Hubert Charpentier, Brive, France – Lucerne as a Living Mulch – 4th May 2015

So after a much needed nights sleep in the very “Budget” Ibis hotel in Issodun I met up with my translator Maxime Barbier who had spent the night in his van.

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I did offer to pay for a hotel room for Maxime but he declined. Maybe he knew something about Ibis Budget that I did not!

We headed off together to visit Hubert Charpentier. Hubert is a farmer just south of Issoudun. He has been on the farm for 20 years but has spent a large amount of that time away as a researcher for CIRAD in Africa researching No-till and living mulches in Cote D’Ivore and Madagascar. Hubert came to my attention when Maxime sent me this link:

http://www.google.fr/url?sa=t&rct=j&q=&esrc=s&source=web&cd=7&sqi=2&ved=0CDoQFjAG&url=http%3A%2F%2Fwww.lafranceagricole.fr%2FDownload%2Fvar%2Fgfa%2Fstorage%2Ffichiers-pdf%2FDossiers%2FInnov-Agri-Grand-Sud-Ouest%2F2013%2FPresentation-Hubert-Charpentier.pdf&ei=ZZ_aVN6_BMevU6aFgsgF&usg=AFQjCNHsSGCVEUppSbTzr0roPAC-1WYVkA&sig2=_9-SFwaF4Nr4_7bWiUsArQ&bvm=bv.85761416,d.d24&cad=rja

I thought that I had to meet this guy and see the amazing things he is doing. Once we had arrived at his beautiful farm we spent about 2 hours inside talking and discussing what he has been doing and he really got into some seriously good detail.

So Hubert has a rotation of Winter Peas, Winter OSR, Winter Wheat, Durum Wheat. He also had a few spring peas. He also has been No Till for 15 years. He first plants the Lucerne with the Winter OSR as a companion crop. He says you have to start there in the rotation as a cereal would be too competitive for the Lucerne.

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(Maxime and Hubert in front of an excellent crop of OSR and Lucerne)

Then after the OSR is harvested the light gets down to the Lucerne and it grows all summer. Though at the time I was there you really struggled to see the Lucerne in the bottom of the OSR.

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Lucerne somewhere in the above picture

Then Hubert will drill Winter Wheat direct into the Lucerne in October. He uses no grass weed herbicides in any of his wheat but does use BLW herbicides sometime for weeds and to supress the Lucerne.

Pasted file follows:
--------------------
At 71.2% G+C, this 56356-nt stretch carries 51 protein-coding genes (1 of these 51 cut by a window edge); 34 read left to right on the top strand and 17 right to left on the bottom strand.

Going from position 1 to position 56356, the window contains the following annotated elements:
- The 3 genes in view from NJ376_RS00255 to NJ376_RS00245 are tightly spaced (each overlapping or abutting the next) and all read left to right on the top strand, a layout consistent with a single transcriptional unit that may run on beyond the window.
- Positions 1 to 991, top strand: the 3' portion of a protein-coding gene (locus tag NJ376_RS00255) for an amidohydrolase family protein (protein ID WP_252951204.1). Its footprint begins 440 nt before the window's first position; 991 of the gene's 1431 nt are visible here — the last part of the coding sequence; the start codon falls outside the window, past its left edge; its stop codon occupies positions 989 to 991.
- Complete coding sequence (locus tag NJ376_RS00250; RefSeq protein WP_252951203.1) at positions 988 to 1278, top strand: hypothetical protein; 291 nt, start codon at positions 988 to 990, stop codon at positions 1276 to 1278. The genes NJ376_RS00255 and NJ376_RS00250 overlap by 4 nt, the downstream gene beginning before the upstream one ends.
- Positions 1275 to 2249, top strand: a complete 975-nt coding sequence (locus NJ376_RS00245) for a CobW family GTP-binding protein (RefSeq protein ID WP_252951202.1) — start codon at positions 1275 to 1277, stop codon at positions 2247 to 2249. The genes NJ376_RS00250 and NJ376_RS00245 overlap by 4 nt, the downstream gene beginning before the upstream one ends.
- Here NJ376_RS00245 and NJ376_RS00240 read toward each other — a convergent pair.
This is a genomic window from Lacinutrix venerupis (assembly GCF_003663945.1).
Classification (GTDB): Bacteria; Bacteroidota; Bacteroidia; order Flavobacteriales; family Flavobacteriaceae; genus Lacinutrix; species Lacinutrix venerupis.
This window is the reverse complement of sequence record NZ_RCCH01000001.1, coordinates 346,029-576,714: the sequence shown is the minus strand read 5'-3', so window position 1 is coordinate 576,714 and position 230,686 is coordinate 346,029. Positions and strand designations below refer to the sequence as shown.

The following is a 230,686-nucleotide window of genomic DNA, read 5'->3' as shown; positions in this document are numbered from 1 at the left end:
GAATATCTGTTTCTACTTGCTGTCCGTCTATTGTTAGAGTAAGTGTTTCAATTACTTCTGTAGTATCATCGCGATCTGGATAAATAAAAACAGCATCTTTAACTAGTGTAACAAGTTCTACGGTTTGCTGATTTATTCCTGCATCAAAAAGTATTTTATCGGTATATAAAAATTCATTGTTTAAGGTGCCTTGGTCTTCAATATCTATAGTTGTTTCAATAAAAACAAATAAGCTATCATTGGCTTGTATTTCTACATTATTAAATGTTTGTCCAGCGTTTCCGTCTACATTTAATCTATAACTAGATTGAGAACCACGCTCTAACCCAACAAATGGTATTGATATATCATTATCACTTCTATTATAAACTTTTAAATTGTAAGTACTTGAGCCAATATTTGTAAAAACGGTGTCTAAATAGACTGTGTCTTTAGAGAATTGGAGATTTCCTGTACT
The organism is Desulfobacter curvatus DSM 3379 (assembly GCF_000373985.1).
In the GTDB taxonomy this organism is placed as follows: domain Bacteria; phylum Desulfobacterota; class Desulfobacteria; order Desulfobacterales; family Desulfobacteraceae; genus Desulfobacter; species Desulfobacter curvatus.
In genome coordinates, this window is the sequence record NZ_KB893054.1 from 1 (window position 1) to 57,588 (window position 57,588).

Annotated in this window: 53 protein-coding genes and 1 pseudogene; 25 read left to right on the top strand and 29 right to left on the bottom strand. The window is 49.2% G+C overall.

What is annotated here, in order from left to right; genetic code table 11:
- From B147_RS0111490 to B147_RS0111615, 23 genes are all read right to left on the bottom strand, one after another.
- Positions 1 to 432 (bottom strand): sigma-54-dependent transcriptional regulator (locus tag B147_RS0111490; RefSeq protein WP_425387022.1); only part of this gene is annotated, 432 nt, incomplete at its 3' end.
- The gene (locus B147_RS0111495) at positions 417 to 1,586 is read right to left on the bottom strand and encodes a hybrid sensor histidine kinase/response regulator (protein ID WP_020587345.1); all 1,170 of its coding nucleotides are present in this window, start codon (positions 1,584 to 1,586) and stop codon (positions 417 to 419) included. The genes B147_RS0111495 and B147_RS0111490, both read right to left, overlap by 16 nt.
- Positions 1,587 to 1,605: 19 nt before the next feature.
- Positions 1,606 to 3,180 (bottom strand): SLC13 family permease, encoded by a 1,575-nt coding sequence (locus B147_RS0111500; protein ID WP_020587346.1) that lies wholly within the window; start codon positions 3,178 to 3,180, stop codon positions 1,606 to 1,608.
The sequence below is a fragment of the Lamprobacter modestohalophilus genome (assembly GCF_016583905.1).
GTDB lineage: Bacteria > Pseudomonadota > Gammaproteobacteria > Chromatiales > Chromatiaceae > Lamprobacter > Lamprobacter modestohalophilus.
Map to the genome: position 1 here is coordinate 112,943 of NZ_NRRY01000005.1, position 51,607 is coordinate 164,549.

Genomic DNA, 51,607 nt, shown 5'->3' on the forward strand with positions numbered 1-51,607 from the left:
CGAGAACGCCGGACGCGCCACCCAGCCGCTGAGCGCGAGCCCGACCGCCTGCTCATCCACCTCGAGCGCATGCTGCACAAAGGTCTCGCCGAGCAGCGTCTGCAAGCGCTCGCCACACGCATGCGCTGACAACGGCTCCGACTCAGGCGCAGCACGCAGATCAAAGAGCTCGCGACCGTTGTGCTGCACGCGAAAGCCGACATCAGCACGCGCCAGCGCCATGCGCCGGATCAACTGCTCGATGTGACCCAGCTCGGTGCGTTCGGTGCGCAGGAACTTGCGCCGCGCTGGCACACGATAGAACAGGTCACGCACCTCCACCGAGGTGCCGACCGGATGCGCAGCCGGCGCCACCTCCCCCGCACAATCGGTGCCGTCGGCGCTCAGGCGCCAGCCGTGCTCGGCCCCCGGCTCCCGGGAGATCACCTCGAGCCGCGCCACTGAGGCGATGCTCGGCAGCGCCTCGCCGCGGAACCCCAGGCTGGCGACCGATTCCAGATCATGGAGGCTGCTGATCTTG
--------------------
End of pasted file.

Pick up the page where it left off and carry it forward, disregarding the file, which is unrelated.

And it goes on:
Below is what the Lucerne looks like in the wheat this week:

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The main reason Lucerne is a good living mulch is that it is a very deep rooting plant and so does not compete with the wheat for water. Unlike white clover which is shallower rooting. I asked Hubert to show me the roots of the Lucerne. So he dug a hole and the wheat came out of the ground but the Lucerne would not budge, the roots went on and on:

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As I said Hubert does not use grass weed herbicides in wheat and he puts this down to no till, double breaks and the mulch. It is also to do with the fact that he is not worried if there are the odd weed dotted around the field as he knows he has 2 Broad leaf crops to control them. Below is a picture of wheat: no till and no grass weed herbicide on the left and cultivated and full grass weed program on the right:

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Hubert has found that the best amount of nitrogen fertiliser to use in this system is 100kg/ha and this gives a yield of 8t/ha. A normal yield for the area but nearly half the N fertiliser.

Hubert is also trialling starting the Lucerne mulch in the winter peas:

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It looks like it is working fine to me.

Hubert also uses white clover on his more acid soils as Lucerne does not like acidity. Below is a picture of clover in the bottom of wheat:

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Overall Hubert’s crops were very impressive. What really stood out to me is how little he likes to spend money! He grows these crops so cheaply that if he only gets 5t/ha of wheat he is still making money without subsidy. He uses half the N, half or no fungicide and very few herbicides. A very knowledgable man. He is also very hospitable too. We turned up there a 9am expecting to leave at 12pm but left at 3pm head spinning and stomachs very full (4 courses of good French food and wine!)

 

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